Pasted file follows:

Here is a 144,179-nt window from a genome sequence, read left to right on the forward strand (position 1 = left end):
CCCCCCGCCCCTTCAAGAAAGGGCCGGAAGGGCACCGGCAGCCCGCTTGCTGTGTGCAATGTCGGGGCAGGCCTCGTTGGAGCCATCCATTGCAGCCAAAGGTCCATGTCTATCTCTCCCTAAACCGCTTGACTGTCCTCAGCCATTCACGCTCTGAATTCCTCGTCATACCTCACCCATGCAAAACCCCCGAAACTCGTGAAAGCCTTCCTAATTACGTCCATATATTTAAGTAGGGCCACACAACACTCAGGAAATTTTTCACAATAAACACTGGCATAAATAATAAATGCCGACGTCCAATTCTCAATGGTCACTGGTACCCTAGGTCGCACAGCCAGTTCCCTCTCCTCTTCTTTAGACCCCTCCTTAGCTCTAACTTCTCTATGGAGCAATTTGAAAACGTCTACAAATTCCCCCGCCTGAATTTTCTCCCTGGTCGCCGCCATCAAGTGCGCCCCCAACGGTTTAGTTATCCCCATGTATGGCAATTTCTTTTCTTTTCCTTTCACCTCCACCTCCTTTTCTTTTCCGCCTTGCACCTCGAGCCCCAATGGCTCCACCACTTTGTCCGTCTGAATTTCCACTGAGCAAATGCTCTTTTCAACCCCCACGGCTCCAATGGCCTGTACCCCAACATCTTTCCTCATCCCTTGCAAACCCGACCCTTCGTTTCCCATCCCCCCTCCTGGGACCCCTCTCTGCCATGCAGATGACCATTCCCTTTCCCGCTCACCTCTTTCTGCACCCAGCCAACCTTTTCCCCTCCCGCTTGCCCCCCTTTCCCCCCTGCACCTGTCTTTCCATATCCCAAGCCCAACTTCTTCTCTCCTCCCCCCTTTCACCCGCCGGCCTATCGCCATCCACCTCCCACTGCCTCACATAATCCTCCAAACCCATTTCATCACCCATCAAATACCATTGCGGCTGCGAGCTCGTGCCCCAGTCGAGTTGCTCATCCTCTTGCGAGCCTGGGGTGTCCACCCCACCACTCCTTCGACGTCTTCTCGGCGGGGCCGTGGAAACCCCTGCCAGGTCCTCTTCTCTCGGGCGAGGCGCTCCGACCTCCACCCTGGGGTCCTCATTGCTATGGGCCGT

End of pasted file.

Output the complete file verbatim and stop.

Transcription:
Here is a 144,179-nt window from a genome sequence, read left to right on the forward strand (position 1 = left end):
CCCCCCGCCCCTTCAAGAAAGGGCCGGAAGGGCACCGGCAGCCCGCTTGCTGTGTGCAATGTCGGGGCAGGCCTCGTTGGAGCCATCCATTGCAGCCAAAGGTCCATGTCTATCTCTCCCTAAACCGCTTGACTGTCCTCAGCCATTCACGCTCTGAATTCCTCGTCATACCTCACCCATGCAAAACCCCCGAAACTCGTGAAAGCCTTCCTAATTACGTCCATATATTTAAGTAGGGCCACACAACACTCAGGAAATTTTTCACAATAAACACTGGCATAAATAATAAATGCCGACGTCCAATTCTCAATGGTCACTGGTACCCTAGGTCGCACAGCCAGTTCCCTCTCCTCTTCTTTAGACCCCTCCTTAGCTCTAACTTCTCTATGGAGCAATTTGAAAACGTCTACAAATTCCCCCGCCTGAATTTTCTCCCTGGTCGCCGCCATCAAGTGCGCCCCCAACGGTTTAGTTATCCCCATGTATGGCAATTTCTTTTCTTTTCCTTTCACCTCCACCTCCTTTTCTTTTCCGCCTTGCACCTCGAGCCCCAATGGCTCCACCACTTTGTCCGTCTGAATTTCCACTGAGCAAATGCTCTTTTCAACCCCCACGGCTCCAATGGCCTGTACCCCAACATCTTTCCTCATCCCTTGCAAACCCGACCCTTCGTTTCCCATCCCCCCTCCTGGGACCCCTCTCTGCCATGCAGATGACCATTCCCTTTCCCGCTCACCTCTTTCTGCACCCAGCCAACCTTTTCCCCTCCCGCTTGCCCCCCTTTCCCCCCTGCACCTGTCTTTCCATATCCCAAGCCCAACTTCTTCTCTCCTCCCCCCTTTCACCCGCCGGCCTATCGCCATCCACCTCCCACTGCCTCACATAATCCTCCAAACCCATTTCATCACCCATCAAATACCATTGCGGCTGCGAGCTCGTGCCCCAGTCGAGTTGCTCATCCTCTTGCGAGCCTGGGGTGTCCACCCCACCACTCCTTCGACGTCTTCTCGGCGGGGCCGTGGAAACCCCTGCCAGGTCCTCTTCTCTCGGGCGAGGCGCTCCGACCTCCACCCTGGGGTCCTCATTGCTATGGGCCGT